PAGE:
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How did you master the rolling r's in Spanish?


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One of the most difficult aspects of learning Spanish for me was mastering the rolling r's.  I wasn't used to moving my tongue that way. Only after several months of trying did I get it down. How did you master the rolling r's in Spanish?

Here's a great link for help in this area . . . http://www.rollingrs.com/

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I haven't mastered that yet. It's so hard! Spanish people make it seem so easy but it is not. I take a look at the site you linked; maybe, just maybe, I'll finally get it. I know it has to do with how your tongue hits your teeth, I just can't seem to get it right.

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I mastered the rolling r's in Spanish by practicing a lot. I remember my sister who did Spanish before, assisting me many times. I would look carefully at how she placed her tongue and practiced that until I got it.

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I practise a lot! And still haven't gotten it perfectly down.

I used to be able to do it as a kid because it's used sometimes in the Thai language but lost it as I grew up from lack of usage.

These days each word I see with an r in it I will try rolling - if I haven't practised for a few days I will struggle the first 10 or 20 times I try.

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I guess this is a problem English speakers in the West face. In the Indian subcontinent we roll our Rs anyway (not as much as the Spanish do though), so this seems like a trivial problem to us :)

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It's really funny, I somehow have always been able to do it, long before I learned any Spanish words. In class I remember so many people having trouble with it, and I couldn't understand why! Physically, it was so easy. Pronunciations in general have always been the easiest part about Spanish for me.

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I agree. I think R's are one of the most difficult things to adapt to when speaking a different language, hence why Japanese people have a little trouble speaking English and why English speakers sometimes have trouble with Spanish R's, and personally, I have trouble with French R's because that is the one that's most different from my native language. As for Spanish, I learned it easily enough because it is very much similar to my native language, Filipino, which is for the most part derived from the Spanish language.

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It's really funny, I somehow have always been able to do it, long before I learned any Spanish words. In class I remember so many people having trouble with it, and I couldn't understand why!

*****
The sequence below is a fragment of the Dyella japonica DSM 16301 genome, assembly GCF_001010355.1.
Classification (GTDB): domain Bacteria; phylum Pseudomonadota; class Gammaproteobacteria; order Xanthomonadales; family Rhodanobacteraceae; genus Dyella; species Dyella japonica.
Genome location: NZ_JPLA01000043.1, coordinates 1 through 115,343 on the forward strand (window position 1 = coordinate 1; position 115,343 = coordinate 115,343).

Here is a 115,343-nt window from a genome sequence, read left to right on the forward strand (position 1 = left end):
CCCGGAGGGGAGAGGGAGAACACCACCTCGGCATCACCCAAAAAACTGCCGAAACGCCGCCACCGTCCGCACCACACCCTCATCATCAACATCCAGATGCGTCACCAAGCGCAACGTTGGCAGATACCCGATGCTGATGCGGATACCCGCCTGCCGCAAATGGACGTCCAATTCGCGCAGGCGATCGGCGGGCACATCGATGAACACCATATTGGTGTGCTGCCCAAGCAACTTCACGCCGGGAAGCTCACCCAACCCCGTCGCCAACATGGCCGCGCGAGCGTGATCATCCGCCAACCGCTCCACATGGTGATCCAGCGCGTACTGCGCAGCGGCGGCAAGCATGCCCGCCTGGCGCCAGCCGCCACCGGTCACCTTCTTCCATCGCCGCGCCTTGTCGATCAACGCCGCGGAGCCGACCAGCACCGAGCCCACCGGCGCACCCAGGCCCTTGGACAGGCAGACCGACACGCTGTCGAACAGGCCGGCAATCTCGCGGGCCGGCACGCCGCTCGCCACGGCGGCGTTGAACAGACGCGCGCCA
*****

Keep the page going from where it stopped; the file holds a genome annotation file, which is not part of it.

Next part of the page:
Same here!  I sound like a complete goof when I roll my r's though.  I tend to overdo it, I guess?  Like, I can't make it a short noise, I have to overdo it to make it work, otherwise the r won't roll!  I suppose that's not such a bad problem to have compared to not knowing how to do it at all.

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It's really funny, I somehow have always been able to do it, long before I learned any Spanish words. In class I remember so many people having trouble with it, and I couldn't understand why! Physically, it was so easy. Pronunciations in general have always been the easiest part about Spanish for me.

It's the same thing for me.  I didn't learn Spanish until high school, but I have always been able to roll my r's naturally, even when I'm speaking English.  It's always been a habit of mine and that could possibly be due to the fact that my mother grew up in areas where Spanish was the predominant language being spoken.  My grandfather also teaches the language even though he is "gringo" as he calls it.  :smile:

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I can kind of roll my Rs, with practice. But not very well. I felt better about this, though, after I found out that it's common-ish for someone to not be able to roll their Rs, even if they grow up speaking a language that has them.

But it's still frustrating and I hope that, one day, I'll be able to roll my Rs as well as anyone can.

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This wasn't as difficult for me because when I was a child, I used to mimic the cat purring.  When I started Spanish, I just relaxed my tongue and mimicked a cat's purr.  Then I practiced really easy words like "perro".  I moved on to more difficult words after that.

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It was not a problem to me at all because I am from the Philippines. Since we were colonized by Spain for centuries, we have so many Spanish words in our language. In the University I studied in, we were required to take Spanish classes from freshman to senior years. As such, we know their alphabets and their way of sounding out letters and/or words. I even understand tidbits of conversations my Spanish colleagues have in their native tongue. 

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